Square Enix and Eidos Montreal recently released an impressive pre-rendered trailer for Deus Ex: Human Revolution in advance of next week’s Electronic Entertainment Expo (E3). The game is the third in the Deus Ex franchise and the first to not be developed by Ion Storm and series creator Warren Spector.
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Set 25 years before the events of the original, Deus Ex: Human Revolution is a prequel to the groundbreaking first person shooter/role-playing game. The designers have clearly been influenced by films like Blade Runner and Ghost in the Shell and the works of William Gibson; in terms of the setting and tone, Eidos Montreal seem to have nailed the cyber-punk feel of the original. The game looks good, but ultimately it’s how the game plays that will sell the old fans, like me, on the game.
I want the game to be good, I really do. I loved the first Deus Ex and I’m sure the folks at Eidos Montreal have a similar affection for the original. However, as impressed as I am by the trailer (hats off to Square Enix for doing a bang up job on that) I know that Human Revolution will probably shit all over my fond memories of the original Deus Ex, more so than the lackluster sequel Invisible War. Beyond the first year philosophy class psycho babble and the panopticon conspiracy, what made the original, and even Invisible War, so great were the choices the game provided the player. In any given situation there were multiple solutions: Need to sneak into a facility? Depending on your skill set you could talk your way in, bribe your way in, sneak your way in, shoot your way in, hack your way in and any combination in between. Every conversation mattered, every tiny detail could be exploited and used, every choice you made effected the outcome of the game. It’s ironic that graphics have progressed the way they have (the characters didn’t even have ears in the first Deus Ex!) and yet high level gameplay has regressed in so many ways.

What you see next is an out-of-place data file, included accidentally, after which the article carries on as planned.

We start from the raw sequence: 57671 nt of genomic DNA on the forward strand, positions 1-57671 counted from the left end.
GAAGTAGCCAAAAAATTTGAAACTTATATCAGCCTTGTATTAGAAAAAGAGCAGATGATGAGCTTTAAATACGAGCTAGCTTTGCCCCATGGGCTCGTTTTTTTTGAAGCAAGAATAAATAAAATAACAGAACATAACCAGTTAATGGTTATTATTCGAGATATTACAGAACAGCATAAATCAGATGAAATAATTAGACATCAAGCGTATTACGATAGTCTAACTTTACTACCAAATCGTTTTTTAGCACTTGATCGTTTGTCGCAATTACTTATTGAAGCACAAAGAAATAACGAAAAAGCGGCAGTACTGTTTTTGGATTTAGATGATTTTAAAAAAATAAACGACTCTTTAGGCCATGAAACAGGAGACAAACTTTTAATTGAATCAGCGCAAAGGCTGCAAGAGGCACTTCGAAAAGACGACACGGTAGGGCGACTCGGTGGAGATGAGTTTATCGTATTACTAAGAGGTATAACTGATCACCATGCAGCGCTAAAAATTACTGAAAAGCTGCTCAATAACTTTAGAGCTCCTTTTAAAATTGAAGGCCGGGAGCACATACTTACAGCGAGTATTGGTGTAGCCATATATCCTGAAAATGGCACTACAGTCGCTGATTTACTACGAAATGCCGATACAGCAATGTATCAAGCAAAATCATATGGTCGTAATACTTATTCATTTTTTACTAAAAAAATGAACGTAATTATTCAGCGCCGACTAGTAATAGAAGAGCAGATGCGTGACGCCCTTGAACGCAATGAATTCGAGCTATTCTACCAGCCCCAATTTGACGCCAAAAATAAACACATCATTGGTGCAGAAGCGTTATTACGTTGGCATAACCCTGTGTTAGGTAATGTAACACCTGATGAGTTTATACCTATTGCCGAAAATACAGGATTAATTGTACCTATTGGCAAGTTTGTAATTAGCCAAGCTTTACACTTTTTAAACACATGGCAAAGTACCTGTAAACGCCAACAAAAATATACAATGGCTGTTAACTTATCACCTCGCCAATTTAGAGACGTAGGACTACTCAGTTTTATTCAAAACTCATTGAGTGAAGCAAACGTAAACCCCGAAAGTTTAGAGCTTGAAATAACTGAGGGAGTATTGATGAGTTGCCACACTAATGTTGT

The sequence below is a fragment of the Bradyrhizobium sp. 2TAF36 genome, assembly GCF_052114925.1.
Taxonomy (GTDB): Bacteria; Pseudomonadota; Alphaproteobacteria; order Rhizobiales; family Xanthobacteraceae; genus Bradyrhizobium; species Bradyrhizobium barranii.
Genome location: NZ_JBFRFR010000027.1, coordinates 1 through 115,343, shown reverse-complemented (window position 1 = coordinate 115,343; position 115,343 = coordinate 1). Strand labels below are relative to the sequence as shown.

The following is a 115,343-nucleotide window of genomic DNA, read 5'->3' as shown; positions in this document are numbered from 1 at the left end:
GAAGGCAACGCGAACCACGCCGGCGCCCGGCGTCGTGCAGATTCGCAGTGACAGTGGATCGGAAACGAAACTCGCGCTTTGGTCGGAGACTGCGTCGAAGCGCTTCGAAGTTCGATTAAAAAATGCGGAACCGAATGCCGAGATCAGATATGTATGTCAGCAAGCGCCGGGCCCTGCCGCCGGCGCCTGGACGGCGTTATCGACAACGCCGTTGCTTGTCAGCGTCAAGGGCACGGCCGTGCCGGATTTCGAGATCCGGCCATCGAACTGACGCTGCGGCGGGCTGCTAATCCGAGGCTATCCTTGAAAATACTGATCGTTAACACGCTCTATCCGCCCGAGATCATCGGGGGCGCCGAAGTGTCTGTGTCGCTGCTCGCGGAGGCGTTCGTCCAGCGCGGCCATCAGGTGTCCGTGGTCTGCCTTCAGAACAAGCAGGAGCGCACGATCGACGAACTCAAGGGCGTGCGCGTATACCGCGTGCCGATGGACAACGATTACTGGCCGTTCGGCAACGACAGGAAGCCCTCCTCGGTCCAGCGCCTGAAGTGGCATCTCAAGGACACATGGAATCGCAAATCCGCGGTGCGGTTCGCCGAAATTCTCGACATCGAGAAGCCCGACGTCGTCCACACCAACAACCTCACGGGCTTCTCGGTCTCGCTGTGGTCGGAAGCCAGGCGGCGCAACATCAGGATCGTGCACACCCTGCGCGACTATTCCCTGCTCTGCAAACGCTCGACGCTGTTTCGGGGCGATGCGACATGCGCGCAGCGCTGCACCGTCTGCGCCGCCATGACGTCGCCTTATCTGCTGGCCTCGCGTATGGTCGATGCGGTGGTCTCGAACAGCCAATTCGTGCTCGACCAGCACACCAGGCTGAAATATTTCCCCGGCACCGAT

I shouldn’t get so bent out of shape over this, but you see, the reality of the situation is that game is being released for the Xbox 360, Playstation 3 and PC. For the millions in development costs, this is the only way they can make a profit. It has to be easy for the console players to understand and play. With this in mind, the designers will no doubt streamline the classic RPG mechanics of the original in favour of modern and mediocre consolized simplicity. The PC version of Deus Ex: Human Revolution will not be a true PC game, but like so many other recent triple A sequels to classic PC franchises, it will be a port of the console version. But hey, it doesn’t matter. they’re not selling it to me; They’re selling it to the largest gaming market out there, the die hard Xbox 360 players.
Deus Ex: Human Revolution is set for release in the first quarter of 2011.
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